He was a native of Dundee and had been brought up as a house, carpenter. He had been out of employment for the past three months. He had been 3 and a half years in this town. His first masters were, Messers WARBRICK and SIMM in Oxford St, North, the next Mr OWENS in a street off Williamson Square. Afterwards he worked for 18 mths in the Clarence Foundry, chiefly on the pattern line. The place is closed now, and he has tried all the shops in the town but could get no work. Before coming to Liverpool he had worked, 2yrs in Glasgow. He had never tramped much and I asked, why he didn’t leave this town and look for work elsewhere.

He cast a melancholy look at his tattered garments and bare feet, and said, “I should like to be in a better position before I went, no one would engage me in this state, besides, I should have to carry tools, and I scarcely have any left now.”

He afterwards said, “I have come to the asylum night after night for a month, It is seldom I get aught to live on except here. I go down to the docks and sometimes pick up a few potatoes when vessels are discharging them, I have them roasted on the pitch kettles on the quays. The police never interfere with me.” He was not married and I asked why he didn’t get a job as a dock labourer. He said he had tried, but without success.

When in work he used to lodge in Raymond St and Oriel St, Vauxhall Rd. I asked did he beg, he shook his head and said warmly, “”Na I’ve no come to that yet.” He had sometimes got a shilling or 18 pence from his shopmates, “and many times meat also.”

MC BEAN, I was told was one of the quietest, and best behaved of the inmates, and he was, to all appearances very willing to work.

The sheds are visited twice a week by two town missionaries, these with the exception of Dr GEE, one of the workhouse medical attendants, Mr BROUGHAM of the Bankruptcy Court, in this town [nephew of the great Harry] are there only visitants, and all honour to them for their solicitude.

The inmates especially the women, are I am told, often bathed in tears after the ministrations of the Rev’s SUNNERS and ROBINSON, strange that the most hardened should be so easily moved!

The sheds are under the superintendence of Mr HOLGATE, an intelligent officer, well worthy of a better place.

The nuisance which they have caused in the half aristocratic neighbourhood of Mount-Pleasant is bitterly complained of.

The denizens gather in great numbers, especially in the summer on the door steps of the different Gentry – their language and actions alike disgusting, they reply only by gross insolence in attempts to drive them away.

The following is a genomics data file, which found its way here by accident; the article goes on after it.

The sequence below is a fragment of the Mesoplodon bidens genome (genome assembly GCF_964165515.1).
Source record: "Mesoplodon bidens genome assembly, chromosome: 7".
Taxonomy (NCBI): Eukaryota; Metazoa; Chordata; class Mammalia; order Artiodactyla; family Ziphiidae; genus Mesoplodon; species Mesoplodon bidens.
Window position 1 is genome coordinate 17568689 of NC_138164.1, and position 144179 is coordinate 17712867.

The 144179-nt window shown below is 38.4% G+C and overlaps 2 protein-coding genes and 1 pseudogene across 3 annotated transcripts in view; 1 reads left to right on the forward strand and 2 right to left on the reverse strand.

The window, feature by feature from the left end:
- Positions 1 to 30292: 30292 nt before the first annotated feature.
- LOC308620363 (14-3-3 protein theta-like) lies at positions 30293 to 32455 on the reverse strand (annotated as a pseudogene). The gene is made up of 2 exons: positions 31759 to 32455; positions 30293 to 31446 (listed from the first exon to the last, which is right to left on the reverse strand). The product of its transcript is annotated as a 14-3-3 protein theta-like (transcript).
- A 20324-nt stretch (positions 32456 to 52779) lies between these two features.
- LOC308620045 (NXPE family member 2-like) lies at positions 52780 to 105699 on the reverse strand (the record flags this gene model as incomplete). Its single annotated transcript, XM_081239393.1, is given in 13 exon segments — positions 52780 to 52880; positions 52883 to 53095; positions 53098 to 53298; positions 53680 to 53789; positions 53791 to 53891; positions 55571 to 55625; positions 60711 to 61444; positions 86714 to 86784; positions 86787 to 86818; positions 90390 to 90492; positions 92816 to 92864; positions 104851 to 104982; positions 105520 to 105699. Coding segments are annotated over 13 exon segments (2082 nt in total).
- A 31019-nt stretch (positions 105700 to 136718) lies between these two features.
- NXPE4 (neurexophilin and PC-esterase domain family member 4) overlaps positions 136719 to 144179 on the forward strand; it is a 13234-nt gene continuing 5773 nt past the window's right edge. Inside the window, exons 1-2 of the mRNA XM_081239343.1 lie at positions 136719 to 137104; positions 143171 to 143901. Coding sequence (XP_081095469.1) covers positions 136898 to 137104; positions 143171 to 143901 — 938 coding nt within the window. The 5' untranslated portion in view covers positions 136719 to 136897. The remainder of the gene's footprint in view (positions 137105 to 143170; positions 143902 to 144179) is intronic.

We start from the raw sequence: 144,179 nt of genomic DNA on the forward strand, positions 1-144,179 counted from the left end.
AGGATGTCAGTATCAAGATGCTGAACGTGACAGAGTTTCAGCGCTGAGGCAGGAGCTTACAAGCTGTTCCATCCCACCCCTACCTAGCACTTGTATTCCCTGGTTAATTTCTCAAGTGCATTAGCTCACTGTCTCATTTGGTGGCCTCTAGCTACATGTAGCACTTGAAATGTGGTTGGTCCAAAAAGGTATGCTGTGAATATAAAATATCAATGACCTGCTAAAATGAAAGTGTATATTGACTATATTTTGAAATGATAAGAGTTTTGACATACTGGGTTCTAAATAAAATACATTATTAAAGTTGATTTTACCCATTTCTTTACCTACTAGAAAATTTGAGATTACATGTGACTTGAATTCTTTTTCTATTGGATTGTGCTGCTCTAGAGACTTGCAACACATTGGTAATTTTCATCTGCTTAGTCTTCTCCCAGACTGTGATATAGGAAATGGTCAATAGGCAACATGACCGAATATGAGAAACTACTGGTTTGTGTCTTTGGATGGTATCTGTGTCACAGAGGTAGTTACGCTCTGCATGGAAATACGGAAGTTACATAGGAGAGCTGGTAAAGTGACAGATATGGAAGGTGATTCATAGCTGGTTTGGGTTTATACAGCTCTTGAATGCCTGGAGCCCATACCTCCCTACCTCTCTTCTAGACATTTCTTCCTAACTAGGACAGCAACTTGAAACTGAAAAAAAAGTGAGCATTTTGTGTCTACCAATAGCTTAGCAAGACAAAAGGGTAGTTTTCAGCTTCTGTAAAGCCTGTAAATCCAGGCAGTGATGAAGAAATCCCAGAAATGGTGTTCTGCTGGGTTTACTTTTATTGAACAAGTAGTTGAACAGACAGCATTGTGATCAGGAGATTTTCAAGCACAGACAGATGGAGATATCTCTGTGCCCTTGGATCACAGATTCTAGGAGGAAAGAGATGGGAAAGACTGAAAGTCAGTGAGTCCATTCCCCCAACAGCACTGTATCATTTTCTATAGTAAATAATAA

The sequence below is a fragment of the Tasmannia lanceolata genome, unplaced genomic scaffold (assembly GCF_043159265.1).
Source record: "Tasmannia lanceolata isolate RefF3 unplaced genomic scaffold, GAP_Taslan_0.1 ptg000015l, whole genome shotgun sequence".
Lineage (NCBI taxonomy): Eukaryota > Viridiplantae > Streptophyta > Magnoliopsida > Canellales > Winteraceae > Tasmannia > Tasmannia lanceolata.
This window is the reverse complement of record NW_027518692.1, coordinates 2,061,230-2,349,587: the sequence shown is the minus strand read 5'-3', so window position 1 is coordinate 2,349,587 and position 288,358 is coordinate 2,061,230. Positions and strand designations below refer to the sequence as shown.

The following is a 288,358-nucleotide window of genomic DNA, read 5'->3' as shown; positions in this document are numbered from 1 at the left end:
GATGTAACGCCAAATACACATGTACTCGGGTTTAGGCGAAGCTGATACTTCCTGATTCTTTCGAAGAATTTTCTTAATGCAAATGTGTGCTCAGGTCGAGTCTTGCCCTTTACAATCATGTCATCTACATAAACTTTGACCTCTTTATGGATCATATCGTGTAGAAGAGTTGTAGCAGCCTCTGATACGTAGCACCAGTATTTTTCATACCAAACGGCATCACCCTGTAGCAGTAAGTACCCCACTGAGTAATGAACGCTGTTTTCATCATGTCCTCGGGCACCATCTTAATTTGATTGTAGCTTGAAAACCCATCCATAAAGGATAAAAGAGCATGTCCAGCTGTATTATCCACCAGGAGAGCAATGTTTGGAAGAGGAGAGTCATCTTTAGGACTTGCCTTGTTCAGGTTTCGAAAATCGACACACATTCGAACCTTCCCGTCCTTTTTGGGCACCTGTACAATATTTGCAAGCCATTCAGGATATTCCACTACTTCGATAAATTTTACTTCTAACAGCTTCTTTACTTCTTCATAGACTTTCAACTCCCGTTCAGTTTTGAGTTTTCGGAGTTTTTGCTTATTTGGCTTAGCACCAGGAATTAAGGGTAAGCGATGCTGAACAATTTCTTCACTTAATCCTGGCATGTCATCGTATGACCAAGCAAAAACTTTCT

The most famous, HOT ENTRY, in town, I thought it my duty to visit.

It runs from Duckenfield St to Great Orford St, being the first passage met from Brownlow Hill.

A bake house extends beneath the flags of the entry, the oven heats there, and hence the attraction. As soon as the Night Asylum, opens its doors, the released horde, resorts here, it is their day house, and the most active of police efforts fail to drive them away.

The life of the old baker who lives below is embittered by efforts to abate the nuisance, he goes out with sticks occasionally, the tenants retreat, the females indulging in obscene gestures as they go, but the moment he resumes his occupation they are back. The worst is, his business is becoming injured by the perpetual assemblage of Goths in the neighbourhood. Mr DOWLING of the watch committee is shortly to make his appeal.

The Baker told me of one young fellow who congregated here, 18 to 20 yrs of age, his language and manners bespoke he, had better breeding.

This was, Tom FIELDS, the baker had no hands and was busy, he thought he would try the integrity of Tom, and sent him to deliver bread to some customers. He was then barefoot, would it be safe to buy him shoes? Would he return?

The benevolent Baker trusted, and in this place his confidence was not misplaced. He was often afterwards employed.

It turned out that Tom FIELDS, however sunken then, was of decent descent. His father is an Innkeeper, keeping the, George Hotel in Luton. Tom chose a roving life and was shipped on a vessel leaving London, he had gone on one voyage, but on his return, had sacrificed his money at, “folly’s shrine” and then turned vagrant on the town.

His fiends being apprised of his condition, his stepmother and sister came, clothed in silks, and provided him with decent attire, and all immediate necessaries, and as he did not choose to go home a situation was got for him with, Mr HITCHEN, Baker, Limekiln Lane.

He has, I have learned since, left and resumed the attractions of a gypsy life amongst his old associates , he begs through the town, but added, the Baker, he does not frequent, THE HOT ENTRY, “For he now is ashamed to come here.” – one hopeful sign.

Copyright 2002 / To date